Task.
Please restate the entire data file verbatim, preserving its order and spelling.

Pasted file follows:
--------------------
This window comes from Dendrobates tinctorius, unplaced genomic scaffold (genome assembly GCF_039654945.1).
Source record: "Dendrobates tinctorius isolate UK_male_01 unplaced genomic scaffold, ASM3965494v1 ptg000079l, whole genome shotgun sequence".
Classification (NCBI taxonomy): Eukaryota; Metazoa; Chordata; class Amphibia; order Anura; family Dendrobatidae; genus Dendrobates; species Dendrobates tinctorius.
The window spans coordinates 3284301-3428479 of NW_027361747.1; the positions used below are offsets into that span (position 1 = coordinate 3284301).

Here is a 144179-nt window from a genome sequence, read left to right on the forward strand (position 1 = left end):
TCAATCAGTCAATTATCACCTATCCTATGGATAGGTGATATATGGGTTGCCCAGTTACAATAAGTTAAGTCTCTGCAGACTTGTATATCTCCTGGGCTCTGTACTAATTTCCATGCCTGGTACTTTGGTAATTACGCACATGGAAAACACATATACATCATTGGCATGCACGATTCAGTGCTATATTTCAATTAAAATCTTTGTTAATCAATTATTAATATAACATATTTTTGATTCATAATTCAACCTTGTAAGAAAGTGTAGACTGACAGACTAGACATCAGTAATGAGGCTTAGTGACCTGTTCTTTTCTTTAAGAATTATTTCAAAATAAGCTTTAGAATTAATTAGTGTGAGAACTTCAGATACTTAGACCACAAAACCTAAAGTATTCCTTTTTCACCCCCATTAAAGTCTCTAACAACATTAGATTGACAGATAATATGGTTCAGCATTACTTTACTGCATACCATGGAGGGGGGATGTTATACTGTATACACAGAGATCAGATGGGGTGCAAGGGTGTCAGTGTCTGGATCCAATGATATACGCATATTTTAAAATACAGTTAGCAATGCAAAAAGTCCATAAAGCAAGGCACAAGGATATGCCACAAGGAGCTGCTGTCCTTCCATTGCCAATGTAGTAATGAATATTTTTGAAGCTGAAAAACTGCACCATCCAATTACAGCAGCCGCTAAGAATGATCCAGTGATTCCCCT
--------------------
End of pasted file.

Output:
This window comes from Dendrobates tinctorius, unplaced genomic scaffold (genome assembly GCF_039654945.1).
Source record: "Dendrobates tinctorius isolate UK_male_01 unplaced genomic scaffold, ASM3965494v1 ptg000079l, whole genome shotgun sequence".
Classification (NCBI taxonomy): Eukaryota; Metazoa; Chordata; class Amphibia; order Anura; family Dendrobatidae; genus Dendrobates; species Dendrobates tinctorius.
The window spans coordinates 3284301-3428479 of NW_027361747.1; the positions used below are offsets into that span (position 1 = coordinate 3284301).

Here is a 144179-nt window from a genome sequence, read left to right on the forward strand (position 1 = left end):
TCAATCAGTCAATTATCACCTATCCTATGGATAGGTGATATATGGGTTGCCCAGTTACAATAAGTTAAGTCTCTGCAGACTTGTATATCTCCTGGGCTCTGTACTAATTTCCATGCCTGGTACTTTGGTAATTACGCACATGGAAAACACATATACATCATTGGCATGCACGATTCAGTGCTATATTTCAATTAAAATCTTTGTTAATCAATTATTAATATAACATATTTTTGATTCATAATTCAACCTTGTAAGAAAGTGTAGACTGACAGACTAGACATCAGTAATGAGGCTTAGTGACCTGTTCTTTTCTTTAAGAATTATTTCAAAATAAGCTTTAGAATTAATTAGTGTGAGAACTTCAGATACTTAGACCACAAAACCTAAAGTATTCCTTTTTCACCCCCATTAAAGTCTCTAACAACATTAGATTGACAGATAATATGGTTCAGCATTACTTTACTGCATACCATGGAGGGGGGATGTTATACTGTATACACAGAGATCAGATGGGGTGCAAGGGTGTCAGTGTCTGGATCCAATGATATACGCATATTTTAAAATACAGTTAGCAATGCAAAAAGTCCATAAAGCAAGGCACAAGGATATGCCACAAGGAGCTGCTGTCCTTCCATTGCCAATGTAGTAATGAATATTTTTGAAGCTGAAAAACTGCACCATCCAATTACAGCAGCCGCTAAGAATGATCCAGTGATTCCCCT